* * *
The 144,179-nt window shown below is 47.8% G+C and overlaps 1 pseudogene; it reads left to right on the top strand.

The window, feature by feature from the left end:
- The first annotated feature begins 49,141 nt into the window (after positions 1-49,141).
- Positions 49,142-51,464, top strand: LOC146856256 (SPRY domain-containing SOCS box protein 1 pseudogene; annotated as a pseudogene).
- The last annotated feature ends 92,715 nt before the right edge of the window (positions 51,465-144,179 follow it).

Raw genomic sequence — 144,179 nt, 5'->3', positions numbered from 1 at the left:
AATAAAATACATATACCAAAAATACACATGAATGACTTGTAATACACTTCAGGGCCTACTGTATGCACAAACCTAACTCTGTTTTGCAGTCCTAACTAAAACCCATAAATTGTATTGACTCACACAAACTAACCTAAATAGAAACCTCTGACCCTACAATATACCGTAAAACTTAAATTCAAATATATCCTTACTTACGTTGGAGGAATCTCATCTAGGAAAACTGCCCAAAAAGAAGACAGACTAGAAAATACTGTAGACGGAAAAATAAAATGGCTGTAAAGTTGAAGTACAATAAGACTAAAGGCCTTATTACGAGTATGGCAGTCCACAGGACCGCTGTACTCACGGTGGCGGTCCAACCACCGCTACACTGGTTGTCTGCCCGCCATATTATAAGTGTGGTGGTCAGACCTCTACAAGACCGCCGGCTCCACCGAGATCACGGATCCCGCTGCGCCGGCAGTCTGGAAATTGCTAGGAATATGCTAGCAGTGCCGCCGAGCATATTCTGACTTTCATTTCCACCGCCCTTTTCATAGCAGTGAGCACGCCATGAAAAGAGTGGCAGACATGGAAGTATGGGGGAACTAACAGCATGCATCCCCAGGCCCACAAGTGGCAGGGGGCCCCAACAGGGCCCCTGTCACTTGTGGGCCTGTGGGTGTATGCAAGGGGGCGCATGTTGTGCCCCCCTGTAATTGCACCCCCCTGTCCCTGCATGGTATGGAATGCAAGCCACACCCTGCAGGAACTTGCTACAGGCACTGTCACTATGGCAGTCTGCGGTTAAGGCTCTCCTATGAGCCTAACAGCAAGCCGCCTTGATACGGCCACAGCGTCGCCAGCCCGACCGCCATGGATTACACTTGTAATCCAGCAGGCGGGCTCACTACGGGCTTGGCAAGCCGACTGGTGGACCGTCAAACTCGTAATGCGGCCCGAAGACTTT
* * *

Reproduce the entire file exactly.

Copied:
The 144,179-nt window shown below is 47.8% G+C and overlaps 1 pseudogene; it reads left to right on the top strand.

The window, feature by feature from the left end:
- The first annotated feature begins 49,141 nt into the window (after positions 1-49,141).
- Positions 49,142-51,464, top strand: LOC146856256 (SPRY domain-containing SOCS box protein 1 pseudogene; annotated as a pseudogene).
- The last annotated feature ends 92,715 nt before the right edge of the window (positions 51,465-144,179 follow it).

Raw genomic sequence — 144,179 nt, 5'->3', positions numbered from 1 at the left:
AATAAAATACATATACCAAAAATACACATGAATGACTTGTAATACACTTCAGGGCCTACTGTATGCACAAACCTAACTCTGTTTTGCAGTCCTAACTAAAACCCATAAATTGTATTGACTCACACAAACTAACCTAAATAGAAACCTCTGACCCTACAATATACCGTAAAACTTAAATTCAAATATATCCTTACTTACGTTGGAGGAATCTCATCTAGGAAAACTGCCCAAAAAGAAGACAGACTAGAAAATACTGTAGACGGAAAAATAAAATGGCTGTAAAGTTGAAGTACAATAAGACTAAAGGCCTTATTACGAGTATGGCAGTCCACAGGACCGCTGTACTCACGGTGGCGGTCCAACCACCGCTACACTGGTTGTCTGCCCGCCATATTATAAGTGTGGTGGTCAGACCTCTACAAGACCGCCGGCTCCACCGAGATCACGGATCCCGCTGCGCCGGCAGTCTGGAAATTGCTAGGAATATGCTAGCAGTGCCGCCGAGCATATTCTGACTTTCATTTCCACCGCCCTTTTCATAGCAGTGAGCACGCCATGAAAAGAGTGGCAGACATGGAAGTATGGGGGAACTAACAGCATGCATCCCCAGGCCCACAAGTGGCAGGGGGCCCCAACAGGGCCCCTGTCACTTGTGGGCCTGTGGGTGTATGCAAGGGGGCGCATGTTGTGCCCCCCTGTAATTGCACCCCCCTGTCCCTGCATGGTATGGAATGCAAGCCACACCCTGCAGGAACTTGCTACAGGCACTGTCACTATGGCAGTCTGCGGTTAAGGCTCTCCTATGAGCCTAACAGCAAGCCGCCTTGATACGGCCACAGCGTCGCCAGCCCGACCGCCATGGATTACACTTGTAATCCAGCAGGCGGGCTCACTACGGGCTTGGCAAGCCGACTGGTGGACCGTCAAACTCGTAATGCGGCCCGAAGACTTT